Constraints Introduced By Supporting Standardized API Definitions and Schema
I’ve had a few API groups contact me lately regarding the challenges they are facing when it comes to supporting organizational, or industry-wide API definitions and schema. They were eager to support common definitions and schema that have been standardized, but were getting frustrated by not being able to do everything they wanted, and having to live within the constraints introduced by the standardized definitions. Which is something that doesn’t get much discussion by those of use who are advocating for standardization of APIs and schema.
Web APIs Come With Their Own Constraints
We all want more developers to use our APIs. However, with more usage, comes more responsibility. Also, to get more usage our APIs need to speak to a wider audience, something that common API definitions and schema will help with. This is why web APIs are working, because they speak to a wider audience, however with this architectural decision we are making some tradeoffs, and accepting some constraints in how we do our APIs. This is why REST is just one tool in our toolbox, so we can use the right tool, establish the right set of constraints, to allow our APIs to be successful. The wider our API toolbox, the wider the number options we will have available when it comes to how we design our APIs, and what schema we can employ
Allowing For Content Negotiation By Consumers
One way I’ve encouraged folks to help alleviate some of the pain around the adoption of common API definitions and schema is to provide content negotiation to consumers, allowing them to obtain the response they are looking for. If people want the standardized approaches they can choose those, and if they want something more precise, or custom they can choose that. This also allows API providers to work around the API standards that have become bottlenecks, while still supporting them where they matter. Having the best of both worlds, where you are supporting the common approach, but still able to do what you want when you feel it is important. Allowing for experimentation as well as standardization using the same APIs.
Participate In Standards Body and Process
Another way to help move things forward is to participate in the standards body that is moving an API definition or schema forward. Make sure you have a seat at the table so that you can present your case for where the problems are, and how to improve on the design, definition, and schema being evolved. Taking a lead in creating the world you want to see when it comes to API and schema standards, and not just sitting back being frustrated because it doesn’t do what you want it to do. Having a role in the standards body, and actively participating in the process isn’t easy, and it can be time consuming, but it can be worth it down the road and helping you better achieve your goals when it comes to your APIs operating as you aspect, as well as the wider community and industry you are serving.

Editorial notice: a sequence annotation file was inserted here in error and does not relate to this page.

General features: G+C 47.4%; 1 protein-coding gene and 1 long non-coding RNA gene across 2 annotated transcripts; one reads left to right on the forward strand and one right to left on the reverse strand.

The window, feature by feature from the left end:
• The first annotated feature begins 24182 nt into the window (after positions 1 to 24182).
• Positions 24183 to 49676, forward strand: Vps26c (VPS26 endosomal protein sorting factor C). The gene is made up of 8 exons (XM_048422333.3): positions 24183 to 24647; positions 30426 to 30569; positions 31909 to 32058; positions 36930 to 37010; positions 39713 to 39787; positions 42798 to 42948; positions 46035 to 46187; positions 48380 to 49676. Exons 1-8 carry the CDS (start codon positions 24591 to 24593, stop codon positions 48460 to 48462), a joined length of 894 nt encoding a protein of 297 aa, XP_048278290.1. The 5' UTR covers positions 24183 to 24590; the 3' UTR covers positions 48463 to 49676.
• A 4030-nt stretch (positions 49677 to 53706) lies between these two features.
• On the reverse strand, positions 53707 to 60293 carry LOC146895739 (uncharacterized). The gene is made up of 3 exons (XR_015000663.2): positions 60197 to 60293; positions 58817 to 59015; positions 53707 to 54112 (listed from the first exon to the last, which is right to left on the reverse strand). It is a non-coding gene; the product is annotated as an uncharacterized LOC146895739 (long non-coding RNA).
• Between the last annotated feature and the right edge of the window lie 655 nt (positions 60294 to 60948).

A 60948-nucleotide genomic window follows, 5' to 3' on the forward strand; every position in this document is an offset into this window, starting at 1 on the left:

Delivering APIs at scale won’t be easy. To reach a wide audience with your API it helps to be speaking a common vocabulary. This doesn’t always allow you to move as fast as you’d like, and do everything exactly as you envision. You will have to compromise. Operate within constraints. However, it can be worth it. Not just for your organization, but for the overall health of your community, and the industry you operate in. You never know, with a little patience, collaboration, and communication, you might learn even new approaches to defining your APIs and schema that you didn’t think about in isolation. Also, experimentation with new patterns will still be important, even while working to standardize things. In the end, a balance between standardized and custom will make the most sense, and hopefully alleviate your frustrations in moving things forward.